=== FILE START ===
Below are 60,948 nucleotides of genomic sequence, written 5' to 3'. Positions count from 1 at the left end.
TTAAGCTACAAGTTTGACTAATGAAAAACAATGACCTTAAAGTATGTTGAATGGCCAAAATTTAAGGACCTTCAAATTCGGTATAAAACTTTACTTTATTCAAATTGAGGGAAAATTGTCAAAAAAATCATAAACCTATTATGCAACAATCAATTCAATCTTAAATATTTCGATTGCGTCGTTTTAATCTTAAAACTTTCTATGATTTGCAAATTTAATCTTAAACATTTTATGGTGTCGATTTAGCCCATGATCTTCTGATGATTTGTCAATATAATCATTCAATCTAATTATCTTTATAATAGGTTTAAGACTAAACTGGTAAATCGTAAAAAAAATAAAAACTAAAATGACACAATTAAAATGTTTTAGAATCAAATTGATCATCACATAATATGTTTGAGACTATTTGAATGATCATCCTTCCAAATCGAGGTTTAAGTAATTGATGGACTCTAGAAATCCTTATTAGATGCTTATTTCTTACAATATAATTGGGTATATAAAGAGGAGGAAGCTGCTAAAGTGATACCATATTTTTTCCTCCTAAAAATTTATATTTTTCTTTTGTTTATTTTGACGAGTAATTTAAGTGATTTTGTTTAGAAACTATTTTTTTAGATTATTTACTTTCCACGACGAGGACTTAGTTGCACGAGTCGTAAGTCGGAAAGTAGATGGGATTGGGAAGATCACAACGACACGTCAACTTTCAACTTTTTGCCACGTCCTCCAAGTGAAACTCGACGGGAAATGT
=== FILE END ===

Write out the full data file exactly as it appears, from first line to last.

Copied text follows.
Below are 60,948 nucleotides of genomic sequence, written 5' to 3'. Positions count from 1 at the left end.
TTAAGCTACAAGTTTGACTAATGAAAAACAATGACCTTAAAGTATGTTGAATGGCCAAAATTTAAGGACCTTCAAATTCGGTATAAAACTTTACTTTATTCAAATTGAGGGAAAATTGTCAAAAAAATCATAAACCTATTATGCAACAATCAATTCAATCTTAAATATTTCGATTGCGTCGTTTTAATCTTAAAACTTTCTATGATTTGCAAATTTAATCTTAAACATTTTATGGTGTCGATTTAGCCCATGATCTTCTGATGATTTGTCAATATAATCATTCAATCTAATTATCTTTATAATAGGTTTAAGACTAAACTGGTAAATCGTAAAAAAAATAAAAACTAAAATGACACAATTAAAATGTTTTAGAATCAAATTGATCATCACATAATATGTTTGAGACTATTTGAATGATCATCCTTCCAAATCGAGGTTTAAGTAATTGATGGACTCTAGAAATCCTTATTAGATGCTTATTTCTTACAATATAATTGGGTATATAAAGAGGAGGAAGCTGCTAAAGTGATACCATATTTTTTCCTCCTAAAAATTTATATTTTTCTTTTGTTTATTTTGACGAGTAATTTAAGTGATTTTGTTTAGAAACTATTTTTTTAGATTATTTACTTTCCACGACGAGGACTTAGTTGCACGAGTCGTAAGTCGGAAAGTAGATGGGATTGGGAAGATCACAACGACACGTCAACTTTCAACTTTTTGCCACGTCCTCCAAGTGAAACTCGACGGGAAATGT